bit 6   reserved
               bit 7   reserved

Working with Binary Formats in Go

The smallest data structure Go provides is the basic type byte
(alias of int8).
Bitwise logical and shift operators are however available.

Relevant Questions Posted on StackOverflow

Suggestions on StackOverflow in response to the above-described need
are limited to the use of bitwise operators.

An Elegant Solution

Encoding and decoding binary formats in Go should be a matter of
attaching tags to struct fields and calling Marshal()/Unmarshal().

package main

import (
	"log"

	"github.com/joel-ling/go-bitfields/pkg/encoding/binary"
)

type rfc791InternetHeaderWord0 struct {
	// Reference: RFC 791 Internet Protocol, Section 3.1 Internet Header Format
	// https://datatracker.ietf.org/doc/html/rfc791

	Version                  uint                           `bitfield:"4,28"`
	InternetHeaderLength     uint                           `bitfield:"4,24"`
	TypeOfServicePrecedence  rfc791InternetHeaderPrecedence `bitfield:"3,21"`
	TypeOfServiceDelay       bool                           `bitfield:"1,20"`
	TypeOfServiceThroughput  bool                           `bitfield:"1,19"`
	TypeOfServiceReliability bool                           `bitfield:"1,18"`
	TypeOfServiceReserved    uint                           `bitfield:"2,16"`
	TotalLength              uint                           `bitfield:"16,0"`
}

type rfc791InternetHeaderPrecedence byte

const (
	rfc791InternetHeaderPrecedenceRoutine rfc791InternetHeaderPrecedence = iota
	rfc791InternetHeaderPrecedencePriority
	rfc791InternetHeaderPrecedenceImmediate
	rfc791InternetHeaderPrecedenceFlash
	rfc791InternetHeaderPrecedenceFlashOverride
	rfc791InternetHeaderPrecedenceCRITICOrECP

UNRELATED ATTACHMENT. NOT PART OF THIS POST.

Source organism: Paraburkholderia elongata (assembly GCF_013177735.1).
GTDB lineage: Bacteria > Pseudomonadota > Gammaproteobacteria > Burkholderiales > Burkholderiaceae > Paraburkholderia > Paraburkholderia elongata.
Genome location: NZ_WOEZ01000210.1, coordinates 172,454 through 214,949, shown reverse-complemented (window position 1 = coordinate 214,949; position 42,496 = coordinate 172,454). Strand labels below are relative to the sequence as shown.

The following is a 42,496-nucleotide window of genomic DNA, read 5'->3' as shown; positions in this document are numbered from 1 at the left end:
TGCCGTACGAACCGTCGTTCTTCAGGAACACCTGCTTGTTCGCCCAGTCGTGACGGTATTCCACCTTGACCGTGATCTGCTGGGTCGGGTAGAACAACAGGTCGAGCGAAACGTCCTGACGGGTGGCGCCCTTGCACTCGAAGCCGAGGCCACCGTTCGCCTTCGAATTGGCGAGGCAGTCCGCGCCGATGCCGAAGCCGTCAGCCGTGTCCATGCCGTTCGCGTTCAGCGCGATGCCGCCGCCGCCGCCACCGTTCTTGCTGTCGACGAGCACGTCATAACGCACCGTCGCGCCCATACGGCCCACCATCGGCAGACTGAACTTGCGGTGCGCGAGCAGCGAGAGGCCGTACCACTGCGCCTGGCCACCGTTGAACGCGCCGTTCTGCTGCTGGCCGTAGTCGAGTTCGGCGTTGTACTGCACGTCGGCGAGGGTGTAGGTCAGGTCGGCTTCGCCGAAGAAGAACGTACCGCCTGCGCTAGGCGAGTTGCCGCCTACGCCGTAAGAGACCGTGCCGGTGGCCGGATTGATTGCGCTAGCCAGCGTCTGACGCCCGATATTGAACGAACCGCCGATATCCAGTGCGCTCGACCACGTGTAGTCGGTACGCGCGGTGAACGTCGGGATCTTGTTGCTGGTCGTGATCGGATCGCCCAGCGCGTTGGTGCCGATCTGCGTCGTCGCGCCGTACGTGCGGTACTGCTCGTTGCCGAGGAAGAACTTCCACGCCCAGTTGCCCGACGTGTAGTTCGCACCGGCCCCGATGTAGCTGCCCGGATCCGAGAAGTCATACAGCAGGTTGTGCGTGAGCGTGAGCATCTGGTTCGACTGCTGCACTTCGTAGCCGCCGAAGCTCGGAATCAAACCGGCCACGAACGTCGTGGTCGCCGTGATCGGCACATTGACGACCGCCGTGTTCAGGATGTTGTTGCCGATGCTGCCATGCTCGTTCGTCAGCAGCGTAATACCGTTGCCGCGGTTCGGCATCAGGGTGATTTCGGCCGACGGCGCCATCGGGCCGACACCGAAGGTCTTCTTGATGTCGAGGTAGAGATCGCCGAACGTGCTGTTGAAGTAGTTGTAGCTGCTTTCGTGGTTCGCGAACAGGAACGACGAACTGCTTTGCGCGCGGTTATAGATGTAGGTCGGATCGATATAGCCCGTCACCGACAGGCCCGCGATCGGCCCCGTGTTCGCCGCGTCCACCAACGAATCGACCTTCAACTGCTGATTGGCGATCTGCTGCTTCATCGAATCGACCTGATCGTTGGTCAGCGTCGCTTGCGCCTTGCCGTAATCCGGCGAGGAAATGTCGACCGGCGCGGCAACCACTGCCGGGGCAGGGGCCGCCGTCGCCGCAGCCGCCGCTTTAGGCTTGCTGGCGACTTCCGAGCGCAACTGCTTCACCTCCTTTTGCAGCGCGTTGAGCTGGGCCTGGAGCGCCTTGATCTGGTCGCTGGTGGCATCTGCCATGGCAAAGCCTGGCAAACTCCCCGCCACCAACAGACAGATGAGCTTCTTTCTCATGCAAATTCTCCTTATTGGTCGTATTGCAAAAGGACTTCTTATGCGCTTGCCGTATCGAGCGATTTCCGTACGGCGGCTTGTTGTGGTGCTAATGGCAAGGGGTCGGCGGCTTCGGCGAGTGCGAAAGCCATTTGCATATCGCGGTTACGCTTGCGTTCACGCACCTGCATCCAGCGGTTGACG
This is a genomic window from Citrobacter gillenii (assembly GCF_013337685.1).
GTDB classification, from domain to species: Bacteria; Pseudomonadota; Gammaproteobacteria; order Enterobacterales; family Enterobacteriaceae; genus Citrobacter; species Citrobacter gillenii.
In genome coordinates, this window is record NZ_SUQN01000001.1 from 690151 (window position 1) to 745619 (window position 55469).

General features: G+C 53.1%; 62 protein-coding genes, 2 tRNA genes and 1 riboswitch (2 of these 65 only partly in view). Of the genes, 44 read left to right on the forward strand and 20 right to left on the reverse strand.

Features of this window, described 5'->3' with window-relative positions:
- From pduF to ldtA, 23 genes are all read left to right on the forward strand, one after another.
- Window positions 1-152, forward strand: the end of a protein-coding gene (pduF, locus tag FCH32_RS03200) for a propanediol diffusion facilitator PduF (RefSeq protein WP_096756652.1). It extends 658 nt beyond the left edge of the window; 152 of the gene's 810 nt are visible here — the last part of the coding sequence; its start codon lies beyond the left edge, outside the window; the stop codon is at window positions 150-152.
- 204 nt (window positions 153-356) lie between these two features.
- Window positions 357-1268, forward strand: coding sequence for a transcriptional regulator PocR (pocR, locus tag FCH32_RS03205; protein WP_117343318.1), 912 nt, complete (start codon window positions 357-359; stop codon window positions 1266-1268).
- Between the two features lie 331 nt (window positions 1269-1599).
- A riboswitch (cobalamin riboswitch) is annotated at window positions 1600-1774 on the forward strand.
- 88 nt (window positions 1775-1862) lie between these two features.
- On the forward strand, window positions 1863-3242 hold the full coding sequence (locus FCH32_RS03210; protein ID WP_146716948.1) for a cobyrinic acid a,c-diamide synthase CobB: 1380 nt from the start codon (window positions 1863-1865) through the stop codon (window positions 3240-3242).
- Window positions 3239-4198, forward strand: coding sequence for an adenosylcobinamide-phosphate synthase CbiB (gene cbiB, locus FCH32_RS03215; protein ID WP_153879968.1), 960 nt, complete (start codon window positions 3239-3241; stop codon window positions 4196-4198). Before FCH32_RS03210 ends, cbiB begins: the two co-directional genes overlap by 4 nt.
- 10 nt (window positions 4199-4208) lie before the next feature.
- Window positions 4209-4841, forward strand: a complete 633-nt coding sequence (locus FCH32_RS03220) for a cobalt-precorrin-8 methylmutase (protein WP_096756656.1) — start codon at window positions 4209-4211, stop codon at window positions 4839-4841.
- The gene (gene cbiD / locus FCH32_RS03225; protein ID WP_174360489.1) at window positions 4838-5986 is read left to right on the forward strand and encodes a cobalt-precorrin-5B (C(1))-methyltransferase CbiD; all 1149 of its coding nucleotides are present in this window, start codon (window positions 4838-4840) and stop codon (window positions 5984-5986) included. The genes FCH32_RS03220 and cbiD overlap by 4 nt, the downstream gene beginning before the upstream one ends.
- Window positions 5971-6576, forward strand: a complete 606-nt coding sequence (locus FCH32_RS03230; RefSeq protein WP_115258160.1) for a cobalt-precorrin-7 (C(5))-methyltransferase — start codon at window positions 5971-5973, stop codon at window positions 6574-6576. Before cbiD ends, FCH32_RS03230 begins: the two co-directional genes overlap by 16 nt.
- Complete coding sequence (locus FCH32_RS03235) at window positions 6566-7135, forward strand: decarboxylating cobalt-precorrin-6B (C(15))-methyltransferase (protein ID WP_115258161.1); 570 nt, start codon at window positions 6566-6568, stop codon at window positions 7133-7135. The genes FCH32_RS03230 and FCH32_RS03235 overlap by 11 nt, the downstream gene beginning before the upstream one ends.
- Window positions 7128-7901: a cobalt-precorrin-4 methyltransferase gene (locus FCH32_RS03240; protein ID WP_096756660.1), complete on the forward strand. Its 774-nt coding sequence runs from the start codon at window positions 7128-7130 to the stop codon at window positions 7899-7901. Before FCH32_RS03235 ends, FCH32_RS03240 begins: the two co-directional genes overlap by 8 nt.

rfc791InternetHeaderPrecedenceInternetworkControl
	rfc791InternetHeaderPrecedenceNetworkControl
)

func main() {
	const (
		internetHeaderLength  = 5
		internetHeaderVersion = 4

		internetHeaderDelayNormal = false
		internetHeaderDelayLow    = true

		internetHeaderThroughputNormal = false
		internetHeaderThroughputHigh   = true

		internetHeaderReliabilityNormal = false
		internetHeaderReliabilityHigh   = true

		internetHeaderTotalLength = 30222

		reserved = 0
	)

	const (
		formatBytes  = "%08b"
		formatStruct = "%#v"
	)

	var (
		structure0 = rfc791InternetHeaderWord0{
			Version:                  internetHeaderVersion,
			InternetHeaderLength:     internetHeaderLength,
			TypeOfServicePrecedence:  rfc791InternetHeaderPrecedenceImmediate,
			TypeOfServiceDelay:       internetHeaderDelayLow,
			TypeOfServiceThroughput:  internetHeaderThroughputNormal,
			TypeOfServiceReliability: internetHeaderReliabilityHigh,
			TypeOfServiceReserved:    reserved,
			TotalLength:              internetHeaderTotalLength,
		}

		structure1 = rfc791InternetHeaderWord0{}
	)

	var (
		bytes []byte
		e     error
	)

	bytes, e = binary.Marshal(&structure0)
	if e != nil {
		log.Fatalln(e)
	}

	log.Printf(formatBytes, bytes)
	// [01000101 01010100 01110110 00001110]

	e = binary.Unmarshal(bytes, &structure1)
	if e != nil {
		log.Fatalln(e)
	}

	log.Printf(formatStruct, structure1 == structure0)
	// true
}

Large structures can be encoded and decoded in 32-bit instalments.

Struct Tags

The encoding of every struct field is determined by a struct tag
of the following key and format:

bitfield:"<length>,<offset>"

Length

<length> refers to an integer representing the bit-length of a field, i.e.
the number of bits in the field.

Offset

<offset> refers to an integer
representing the number of places the bit field should be shifted left
from the rightmost section of a 32-bit sequence
for its position in that sequence to be appropriate.
It is also the number of places to the right of the rightmost bit of the field.

Notice how in a fully utilised 32-bit word,
the offset of every field is the cumulative sum of their lengths,
when viewed from the rightmost field to the leftmost.

GitHub